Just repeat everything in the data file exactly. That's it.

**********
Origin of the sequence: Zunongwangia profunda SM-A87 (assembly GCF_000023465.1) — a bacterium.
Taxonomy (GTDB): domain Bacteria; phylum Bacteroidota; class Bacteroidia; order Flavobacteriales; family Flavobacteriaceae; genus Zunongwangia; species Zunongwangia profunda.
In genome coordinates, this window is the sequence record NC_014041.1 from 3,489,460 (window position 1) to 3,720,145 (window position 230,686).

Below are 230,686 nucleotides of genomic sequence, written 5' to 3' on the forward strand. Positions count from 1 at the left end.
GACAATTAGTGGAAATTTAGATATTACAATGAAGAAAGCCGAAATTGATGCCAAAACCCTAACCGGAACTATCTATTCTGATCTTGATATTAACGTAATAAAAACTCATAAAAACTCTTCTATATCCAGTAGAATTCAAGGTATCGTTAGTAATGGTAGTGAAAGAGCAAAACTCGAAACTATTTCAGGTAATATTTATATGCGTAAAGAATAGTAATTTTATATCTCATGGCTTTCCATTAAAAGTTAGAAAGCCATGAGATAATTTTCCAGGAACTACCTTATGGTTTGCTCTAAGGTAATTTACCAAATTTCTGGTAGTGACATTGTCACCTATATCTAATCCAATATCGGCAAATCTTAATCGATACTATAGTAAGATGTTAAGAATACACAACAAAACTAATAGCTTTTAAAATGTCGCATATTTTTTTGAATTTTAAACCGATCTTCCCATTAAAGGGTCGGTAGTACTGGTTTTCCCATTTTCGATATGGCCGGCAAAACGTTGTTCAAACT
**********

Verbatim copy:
Origin of the sequence: Zunongwangia profunda SM-A87 (assembly GCF_000023465.1) — a bacterium.
Taxonomy (GTDB): domain Bacteria; phylum Bacteroidota; class Bacteroidia; order Flavobacteriales; family Flavobacteriaceae; genus Zunongwangia; species Zunongwangia profunda.
In genome coordinates, this window is the sequence record NC_014041.1 from 3,489,460 (window position 1) to 3,720,145 (window position 230,686).

Below are 230,686 nucleotides of genomic sequence, written 5' to 3' on the forward strand. Positions count from 1 at the left end.
GACAATTAGTGGAAATTTAGATATTACAATGAAGAAAGCCGAAATTGATGCCAAAACCCTAACCGGAACTATCTATTCTGATCTTGATATTAACGTAATAAAAACTCATAAAAACTCTTCTATATCCAGTAGAATTCAAGGTATCGTTAGTAATGGTAGTGAAAGAGCAAAACTCGAAACTATTTCAGGTAATATTTATATGCGTAAAGAATAGTAATTTTATATCTCATGGCTTTCCATTAAAAGTTAGAAAGCCATGAGATAATTTTCCAGGAACTACCTTATGGTTTGCTCTAAGGTAATTTACCAAATTTCTGGTAGTGACATTGTCACCTATATCTAATCCAATATCGGCAAATCTTAATCGATACTATAGTAAGATGTTAAGAATACACAACAAAACTAATAGCTTTTAAAATGTCGCATATTTTTTTGAATTTTAAACCGATCTTCCCATTAAAGGGTCGGTAGTACTGGTTTTCCCATTTTCGATATGGCCGGCAAAACGTTGTTCAAACT